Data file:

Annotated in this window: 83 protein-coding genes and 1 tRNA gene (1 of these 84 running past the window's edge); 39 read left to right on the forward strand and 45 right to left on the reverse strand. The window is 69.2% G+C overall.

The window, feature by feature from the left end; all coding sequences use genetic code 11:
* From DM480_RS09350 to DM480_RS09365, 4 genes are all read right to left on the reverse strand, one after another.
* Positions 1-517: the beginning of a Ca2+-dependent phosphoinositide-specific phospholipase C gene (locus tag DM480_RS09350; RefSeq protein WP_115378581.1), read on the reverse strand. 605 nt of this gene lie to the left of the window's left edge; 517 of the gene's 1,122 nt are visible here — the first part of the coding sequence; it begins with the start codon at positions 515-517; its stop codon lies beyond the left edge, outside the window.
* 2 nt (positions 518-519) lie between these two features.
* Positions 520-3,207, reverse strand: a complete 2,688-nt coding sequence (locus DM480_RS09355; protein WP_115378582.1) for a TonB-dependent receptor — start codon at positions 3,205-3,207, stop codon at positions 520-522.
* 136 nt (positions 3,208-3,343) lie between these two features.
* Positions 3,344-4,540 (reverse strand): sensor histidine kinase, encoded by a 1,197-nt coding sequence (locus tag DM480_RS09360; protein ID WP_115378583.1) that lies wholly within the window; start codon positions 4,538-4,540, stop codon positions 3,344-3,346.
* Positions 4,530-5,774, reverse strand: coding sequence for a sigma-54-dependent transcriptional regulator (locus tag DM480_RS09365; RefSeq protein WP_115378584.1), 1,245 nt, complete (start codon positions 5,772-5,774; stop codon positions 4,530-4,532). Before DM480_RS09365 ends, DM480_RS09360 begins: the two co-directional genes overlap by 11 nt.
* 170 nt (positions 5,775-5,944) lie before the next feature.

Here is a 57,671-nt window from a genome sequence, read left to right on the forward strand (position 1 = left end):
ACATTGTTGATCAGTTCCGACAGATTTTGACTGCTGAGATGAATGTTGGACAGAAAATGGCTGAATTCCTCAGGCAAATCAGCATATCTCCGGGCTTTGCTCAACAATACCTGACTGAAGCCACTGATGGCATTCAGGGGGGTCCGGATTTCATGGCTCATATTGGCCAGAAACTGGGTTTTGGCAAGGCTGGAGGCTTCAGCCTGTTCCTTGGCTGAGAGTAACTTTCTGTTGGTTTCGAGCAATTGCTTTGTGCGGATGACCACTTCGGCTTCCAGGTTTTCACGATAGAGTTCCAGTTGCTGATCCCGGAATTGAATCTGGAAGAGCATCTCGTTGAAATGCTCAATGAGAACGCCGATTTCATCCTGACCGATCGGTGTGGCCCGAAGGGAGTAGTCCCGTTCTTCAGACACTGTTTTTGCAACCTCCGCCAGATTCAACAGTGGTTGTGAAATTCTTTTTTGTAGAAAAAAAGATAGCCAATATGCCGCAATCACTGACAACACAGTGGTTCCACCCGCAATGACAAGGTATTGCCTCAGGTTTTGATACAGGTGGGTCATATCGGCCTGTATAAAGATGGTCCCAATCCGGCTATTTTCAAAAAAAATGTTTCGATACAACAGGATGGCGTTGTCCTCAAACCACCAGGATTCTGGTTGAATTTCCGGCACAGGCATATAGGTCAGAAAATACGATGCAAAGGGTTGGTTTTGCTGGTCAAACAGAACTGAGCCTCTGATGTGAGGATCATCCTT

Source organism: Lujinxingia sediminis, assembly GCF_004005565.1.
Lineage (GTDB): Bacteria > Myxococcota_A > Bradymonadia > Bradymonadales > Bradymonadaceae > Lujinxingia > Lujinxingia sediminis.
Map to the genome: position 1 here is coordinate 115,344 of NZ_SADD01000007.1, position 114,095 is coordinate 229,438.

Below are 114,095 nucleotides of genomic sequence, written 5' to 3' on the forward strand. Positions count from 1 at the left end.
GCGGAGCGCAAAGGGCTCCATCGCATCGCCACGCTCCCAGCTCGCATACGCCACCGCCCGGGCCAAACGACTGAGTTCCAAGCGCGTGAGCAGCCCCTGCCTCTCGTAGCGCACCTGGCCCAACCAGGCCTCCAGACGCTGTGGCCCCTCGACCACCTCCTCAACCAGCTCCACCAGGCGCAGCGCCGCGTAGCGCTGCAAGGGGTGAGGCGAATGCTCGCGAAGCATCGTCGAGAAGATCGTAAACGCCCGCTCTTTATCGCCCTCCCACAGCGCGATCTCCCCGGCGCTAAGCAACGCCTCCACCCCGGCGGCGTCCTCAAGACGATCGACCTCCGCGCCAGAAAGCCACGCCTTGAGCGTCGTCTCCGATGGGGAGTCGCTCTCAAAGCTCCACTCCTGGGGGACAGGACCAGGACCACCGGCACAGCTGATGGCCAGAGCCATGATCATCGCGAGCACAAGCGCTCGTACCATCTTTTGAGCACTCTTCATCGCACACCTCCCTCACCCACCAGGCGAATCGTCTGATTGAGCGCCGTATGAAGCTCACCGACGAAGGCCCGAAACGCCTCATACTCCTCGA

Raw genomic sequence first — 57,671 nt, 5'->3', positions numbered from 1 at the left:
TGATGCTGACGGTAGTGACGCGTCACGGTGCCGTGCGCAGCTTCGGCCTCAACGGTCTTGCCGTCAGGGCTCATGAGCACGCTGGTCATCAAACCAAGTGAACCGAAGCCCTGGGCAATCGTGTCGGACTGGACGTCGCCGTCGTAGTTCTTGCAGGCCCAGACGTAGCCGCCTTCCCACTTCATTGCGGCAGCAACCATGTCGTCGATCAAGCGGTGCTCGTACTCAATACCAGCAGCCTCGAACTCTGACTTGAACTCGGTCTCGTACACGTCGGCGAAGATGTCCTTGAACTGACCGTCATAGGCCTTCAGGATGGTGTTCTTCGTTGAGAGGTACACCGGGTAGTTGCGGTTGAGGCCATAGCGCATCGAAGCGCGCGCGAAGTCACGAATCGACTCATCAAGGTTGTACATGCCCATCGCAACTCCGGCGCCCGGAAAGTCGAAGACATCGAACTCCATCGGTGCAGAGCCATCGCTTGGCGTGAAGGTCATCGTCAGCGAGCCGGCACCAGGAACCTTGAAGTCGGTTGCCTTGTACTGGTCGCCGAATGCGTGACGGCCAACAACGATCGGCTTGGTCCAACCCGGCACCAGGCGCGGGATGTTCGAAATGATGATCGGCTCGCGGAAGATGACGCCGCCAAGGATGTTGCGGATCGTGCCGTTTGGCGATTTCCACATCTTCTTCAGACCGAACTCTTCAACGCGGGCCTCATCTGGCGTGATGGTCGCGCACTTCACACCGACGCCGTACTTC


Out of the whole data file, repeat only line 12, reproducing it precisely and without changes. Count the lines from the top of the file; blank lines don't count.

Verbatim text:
ACATTGTTGATCAGTTCCGACAGATTTTGACTGCTGAGATGAATGTTGGACAGAAAATGGCTGAATTCCTCAGGCAAATCAGCATATCTCCGGGCTTTGCTCAACAATACCTGACTGAAGCCACTGATGGCATTCAGGGGGGTCCGGATTTCATGGCTCATATTGGCCAGAAACTGGGTTTTGGCAAGGCTGGAGGCTTCAGCCTGTTCCTTGGCTGAGAGTAACTTTCTGTTGGTTTCGAGCAATTGCTTTGTGCGGATGACCACTTCGGCTTCCAGGTTTTCACGATAGAGTTCCAGTTGCTGATCCCGGAATTGAATCTGGAAGAGCATCTCGTTGAAATGCTCAATGAGAACGCCGATTTCATCCTGACCGATCGGTGTGGCCCGAAGGGAGTAGTCCCGTTCTTCAGACACTGTTTTTGCAACCTCCGCCAGATTCAACAGTGGTTGTGAAATTCTTTTTTGTAGAAAAAAAGATAGCCAATATGCCGCAATCACTGACAACACAGTGGTTCCACCCGCAATGACAAGGTATTGCCTCAGGTTTTGATACAGGTGGGTCATATCGGCCTGTATAAAGATGGTCCCAATCCGGCTATTTTCAAAAAAAATGTTTCGATACAACAGGATGGCGTTGTCCTCAAACCACCAGGATTCTGGTTGAATTTCCGGCACAGGCATATAGGTCAGAAAATACGATGCAAAGGGTTGGTTTTGCTGGTCAAACAGAACTGAGCCTCTGATGTGAGGATCATCCTT